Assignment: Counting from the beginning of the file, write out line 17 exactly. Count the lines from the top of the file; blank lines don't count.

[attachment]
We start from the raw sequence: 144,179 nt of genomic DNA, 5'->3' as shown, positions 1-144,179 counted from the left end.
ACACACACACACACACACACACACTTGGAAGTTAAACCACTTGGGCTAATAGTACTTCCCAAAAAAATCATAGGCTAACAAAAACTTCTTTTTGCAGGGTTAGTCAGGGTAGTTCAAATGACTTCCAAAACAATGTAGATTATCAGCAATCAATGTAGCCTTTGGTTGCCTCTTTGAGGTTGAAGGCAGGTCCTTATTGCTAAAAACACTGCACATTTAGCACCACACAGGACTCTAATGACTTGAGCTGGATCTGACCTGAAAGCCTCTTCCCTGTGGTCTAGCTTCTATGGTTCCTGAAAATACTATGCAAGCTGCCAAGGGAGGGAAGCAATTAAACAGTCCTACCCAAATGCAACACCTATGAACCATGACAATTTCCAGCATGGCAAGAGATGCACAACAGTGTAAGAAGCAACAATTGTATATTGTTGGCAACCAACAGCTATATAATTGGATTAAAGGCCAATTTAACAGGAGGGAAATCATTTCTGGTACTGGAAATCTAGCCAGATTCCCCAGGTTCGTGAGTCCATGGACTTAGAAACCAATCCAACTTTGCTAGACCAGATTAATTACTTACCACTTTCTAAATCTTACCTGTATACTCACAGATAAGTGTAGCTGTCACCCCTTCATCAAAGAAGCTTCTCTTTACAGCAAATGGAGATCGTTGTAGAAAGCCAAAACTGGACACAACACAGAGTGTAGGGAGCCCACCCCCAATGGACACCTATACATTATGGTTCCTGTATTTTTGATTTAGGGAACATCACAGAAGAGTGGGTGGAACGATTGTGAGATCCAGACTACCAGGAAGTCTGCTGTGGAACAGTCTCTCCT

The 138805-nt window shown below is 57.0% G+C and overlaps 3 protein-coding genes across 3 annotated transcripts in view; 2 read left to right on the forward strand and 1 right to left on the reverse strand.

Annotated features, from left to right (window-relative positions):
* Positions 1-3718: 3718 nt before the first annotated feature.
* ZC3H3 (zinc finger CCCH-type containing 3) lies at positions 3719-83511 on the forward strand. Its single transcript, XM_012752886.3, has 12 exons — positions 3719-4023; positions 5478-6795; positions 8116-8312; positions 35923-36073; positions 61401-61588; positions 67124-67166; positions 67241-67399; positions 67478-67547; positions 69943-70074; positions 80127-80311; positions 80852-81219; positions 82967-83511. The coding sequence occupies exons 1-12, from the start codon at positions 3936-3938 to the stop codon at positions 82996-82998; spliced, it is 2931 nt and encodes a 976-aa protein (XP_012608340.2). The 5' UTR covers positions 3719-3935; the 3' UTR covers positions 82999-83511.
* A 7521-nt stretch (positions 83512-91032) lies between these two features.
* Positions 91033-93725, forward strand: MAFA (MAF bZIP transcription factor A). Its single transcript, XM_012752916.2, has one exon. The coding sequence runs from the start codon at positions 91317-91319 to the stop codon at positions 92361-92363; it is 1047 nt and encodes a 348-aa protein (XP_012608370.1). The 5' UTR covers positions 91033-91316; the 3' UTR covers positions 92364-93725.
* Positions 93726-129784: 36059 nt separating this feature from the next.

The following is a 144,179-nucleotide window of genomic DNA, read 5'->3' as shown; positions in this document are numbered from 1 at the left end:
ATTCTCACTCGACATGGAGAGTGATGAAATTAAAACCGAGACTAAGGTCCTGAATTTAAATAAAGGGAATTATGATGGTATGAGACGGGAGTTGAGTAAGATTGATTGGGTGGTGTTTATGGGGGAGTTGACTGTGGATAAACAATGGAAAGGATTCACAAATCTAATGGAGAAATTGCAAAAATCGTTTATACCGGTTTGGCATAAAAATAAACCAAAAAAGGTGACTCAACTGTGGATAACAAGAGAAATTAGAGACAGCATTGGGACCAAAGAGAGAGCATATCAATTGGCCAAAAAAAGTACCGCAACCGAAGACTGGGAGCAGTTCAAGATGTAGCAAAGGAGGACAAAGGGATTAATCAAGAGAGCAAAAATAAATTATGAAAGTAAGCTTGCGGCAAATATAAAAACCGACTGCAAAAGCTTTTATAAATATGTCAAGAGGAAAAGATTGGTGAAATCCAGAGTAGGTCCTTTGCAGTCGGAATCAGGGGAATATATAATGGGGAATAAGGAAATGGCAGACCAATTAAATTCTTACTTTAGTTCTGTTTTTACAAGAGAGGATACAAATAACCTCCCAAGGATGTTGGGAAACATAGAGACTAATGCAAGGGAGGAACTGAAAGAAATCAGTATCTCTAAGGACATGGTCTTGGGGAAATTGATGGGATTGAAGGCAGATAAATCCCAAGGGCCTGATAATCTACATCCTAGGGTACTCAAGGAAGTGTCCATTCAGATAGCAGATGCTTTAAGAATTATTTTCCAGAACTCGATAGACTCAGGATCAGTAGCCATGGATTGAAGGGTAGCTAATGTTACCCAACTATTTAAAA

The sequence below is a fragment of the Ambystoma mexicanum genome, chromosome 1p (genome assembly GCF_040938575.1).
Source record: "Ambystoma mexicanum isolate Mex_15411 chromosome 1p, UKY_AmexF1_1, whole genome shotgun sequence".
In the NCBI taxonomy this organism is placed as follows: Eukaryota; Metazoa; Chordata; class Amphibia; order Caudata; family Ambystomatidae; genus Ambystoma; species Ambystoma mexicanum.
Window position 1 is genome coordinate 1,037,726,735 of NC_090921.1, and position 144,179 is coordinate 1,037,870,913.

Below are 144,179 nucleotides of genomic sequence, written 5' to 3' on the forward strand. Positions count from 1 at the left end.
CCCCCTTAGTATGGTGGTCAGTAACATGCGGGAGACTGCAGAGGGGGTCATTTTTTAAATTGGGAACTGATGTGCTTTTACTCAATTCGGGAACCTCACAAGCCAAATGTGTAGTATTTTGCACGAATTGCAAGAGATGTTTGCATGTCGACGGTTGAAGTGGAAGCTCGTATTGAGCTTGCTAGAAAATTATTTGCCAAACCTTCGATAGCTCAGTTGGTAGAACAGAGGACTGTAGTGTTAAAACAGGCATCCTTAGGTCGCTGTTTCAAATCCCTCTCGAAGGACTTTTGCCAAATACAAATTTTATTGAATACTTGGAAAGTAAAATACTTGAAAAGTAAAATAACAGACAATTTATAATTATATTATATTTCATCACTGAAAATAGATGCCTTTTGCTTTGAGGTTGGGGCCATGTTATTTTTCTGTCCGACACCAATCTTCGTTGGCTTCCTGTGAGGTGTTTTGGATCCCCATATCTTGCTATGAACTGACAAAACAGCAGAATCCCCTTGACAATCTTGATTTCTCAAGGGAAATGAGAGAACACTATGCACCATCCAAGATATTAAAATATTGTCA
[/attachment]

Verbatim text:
CCCCCTTAGTATGGTGGTCAGTAACATGCGGGAGACTGCAGAGGGGGTCATTTTTTAAATTGGGAACTGATGTGCTTTTACTCAATTCGGGAACCTCACAAGCCAAATGTGTAGTATTTTGCACGAATTGCAAGAGATGTTTGCATGTCGACGGTTGAAGTGGAAGCTCGTATTGAGCTTGCTAGAAAATTATTTGCCAAACCTTCGATAGCTCAGTTGGTAGAACAGAGGACTGTAGTGTTAAAACAGGCATCCTTAGGTCGCTGTTTCAAATCCCTCTCGAAGGACTTTTGCCAAATACAAATTTTATTGAATACTTGGAAAGTAAAATACTTGAAAAGTAAAATAACAGACAATTTATAATTATATTATATTTCATCACTGAAAATAGATGCCTTTTGCTTTGAGGTTGGGGCCATGTTATTTTTCTGTCCGACACCAATCTTCGTTGGCTTCCTGTGAGGTGTTTTGGATCCCCATATCTTGCTATGAACTGACAAAACAGCAGAATCCCCTTGACAATCTTGATTTCTCAAGGGAAATGAGAGAACACTATGCACCATCCAAGATATTAAAATATTGTCA